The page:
The Best Bizarro Fiction of the Decade: A Book Review

By Pat Douglas

I just finished reading The Best Bizarro Fiction of the Decade, edited by Cameron Pierce. It took me a little while to get through this book because I was reading other books at the same time. Here is the thing… it is kind of hard to write a review on an anthology, because it showcases more than one author. More than one writing style. More than one good story. And more than one not so good story. All anthologies are like this. I have read several anthologies in my time and have yet to find one that didn’t have at least one story in it that was bad. Not every story in an anthology is going to be the life changing story you were meant to read. Although this is true for this anthology, I enjoyed this one the most.

The one thing that I noticed different about this anthology from all the others is the story lengths. Most anthologies have word count guidelines with their submissions. As a result all of the stories are about the same length. With this one you had some full novella length stories and some that were so short they only covered half the page. I enjoyed this. In fact some of my favorite stories were the short ones.

Anthologies are a lot of work when it comes to editing, and I just wanted to also note that Cameron did a really awesome job editing it. Throughout the entire book I think I only noticed one ‘oops’. And even then it was not a big one. A round of applause to Cameron. His hard work shows in this collection.

In this book there is something for everyone!

With that, I loved the artwork and studied the art for a while… wondering if any of the stories in the book were somehow tied into the cover art. Who cares! That cover art was freaking awesome.

So, to sum up my thoughts on this anthology: Loved the diversity in story lengths. Cover art is great. Edits are very clean. Although a few of the stories weren’t to my liking, this collection kept my interest more so than any other anthology I have read. There is something for everyone is this book, fan of bizarro or not!

Note: Why did I post these two strange photos with the cover art? Because there were stories in there that made feel both of those emotions. If you have ever felt like that, chances are it was while reading Bizarro of the Decade!

Have a book you want reviewed?
My name is Pat and I frequently stop in with bizarro book reviews. The types of reviews I do are simple, short, and to the point. If you want me to review your book just shoot me a message. My goal is to do at least one Bizarro Central Review a month. If I can get around to more than that, awesome. But no promises. You can check me out at http://indie-inside.com


Dilation Exercise 72

In an effort to promote my new novel, A PARLIAMENT OF CROWS, released on Halloween by Lazy Fascist Press, I’ve created a Dilation Exercise to help promote the book. The historical fiction novel is inspired by the life and crimes of the three infamous Wardlaw sisters. This Dilation Exercise is inspired by a courtroom scene in the novel.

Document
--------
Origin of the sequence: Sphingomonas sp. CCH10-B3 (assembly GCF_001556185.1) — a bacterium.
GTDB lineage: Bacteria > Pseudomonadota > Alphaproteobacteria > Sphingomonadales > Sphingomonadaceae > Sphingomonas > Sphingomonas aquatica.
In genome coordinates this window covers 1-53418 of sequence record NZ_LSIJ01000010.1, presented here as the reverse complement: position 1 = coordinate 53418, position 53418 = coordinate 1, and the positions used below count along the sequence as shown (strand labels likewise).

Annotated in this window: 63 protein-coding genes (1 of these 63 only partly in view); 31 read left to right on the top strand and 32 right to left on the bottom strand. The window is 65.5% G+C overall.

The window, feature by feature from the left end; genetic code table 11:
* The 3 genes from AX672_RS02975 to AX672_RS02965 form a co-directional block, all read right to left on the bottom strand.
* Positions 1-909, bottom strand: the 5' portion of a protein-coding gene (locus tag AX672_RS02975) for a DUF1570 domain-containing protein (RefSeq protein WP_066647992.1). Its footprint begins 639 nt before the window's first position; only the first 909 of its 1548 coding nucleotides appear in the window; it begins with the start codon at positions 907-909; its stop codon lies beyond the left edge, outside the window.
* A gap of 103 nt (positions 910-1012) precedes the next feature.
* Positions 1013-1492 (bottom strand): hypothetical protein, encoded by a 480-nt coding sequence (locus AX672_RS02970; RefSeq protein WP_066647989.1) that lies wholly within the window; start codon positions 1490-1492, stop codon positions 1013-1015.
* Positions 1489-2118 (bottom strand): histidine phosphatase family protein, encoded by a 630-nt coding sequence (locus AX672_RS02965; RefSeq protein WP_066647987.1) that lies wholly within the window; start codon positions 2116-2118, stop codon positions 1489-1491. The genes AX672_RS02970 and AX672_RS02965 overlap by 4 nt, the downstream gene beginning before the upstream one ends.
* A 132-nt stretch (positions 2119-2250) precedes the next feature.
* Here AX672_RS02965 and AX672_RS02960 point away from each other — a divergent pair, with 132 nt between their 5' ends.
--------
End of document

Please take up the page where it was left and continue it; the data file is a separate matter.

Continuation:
The prosecutor turned to Vertiline and said, “Are you asking us to believe, Miss Mortlow, that the additional suicide notes, seemingly one for every occasion, apparently written in your handwriting and found among your effects in a house devoid of writing implements and ink, were in fact penned by the deceased who was at the time bedridden in your care?”

Vertiline took a quick, panicked breath before responding, knowing the jury would never believe her answer.

—Alan M. Clark
Eugene, Oregon

If you like Alan M. Clark’s artwork, please try his writing in both short fiction and novels.

Artwork: “Original Sin” copyright © 1992 Alan M. Clark. Revised version of an interior illustration for Asimov’s Science Fiction, appearing with the novelette, “Original Sin,” by Phillip C. Jennings.

Captions are original to this post and have nothing to do with the literary project with which the artwork first appeared.


Dilation Exercise 63

Below you’ll find Alan M. Clark’s weekly Dilation Exercise. Please look at the picture, read the caption, above and below the image, and allow your imagination to go to work on it. If the artwork inspires an idea, please use the comment feature to tell us something about it. Need a further explanation? Go to Imagination Workout—The Dilation Exercises.

Alister regretted his decision to turn his imagination into a laundry hamper since his socks were all stretched out of shape and growing insect elephant heads.

Still, he enjoyed reading the prehensile nasal passages while on the toilet, and because they were filled with mucus, they slipped onto his tiny feet more easily.

—Alan M. Clark
Eugene, Oregon

If you like Alan M. Clark’s artwork, please try his writing in both short fiction and novels.

Artwork: “Hot Head Lends a Hand” copyright © 2008 Alan M. Clark and Steven C. Gilberts. Cover illustration for Lost in Cat Brain Land by Cameron Pierce, published by Eraserhead Press.

Captions are original to this post and have nothing to do with the literary project with which the artwork first appeared.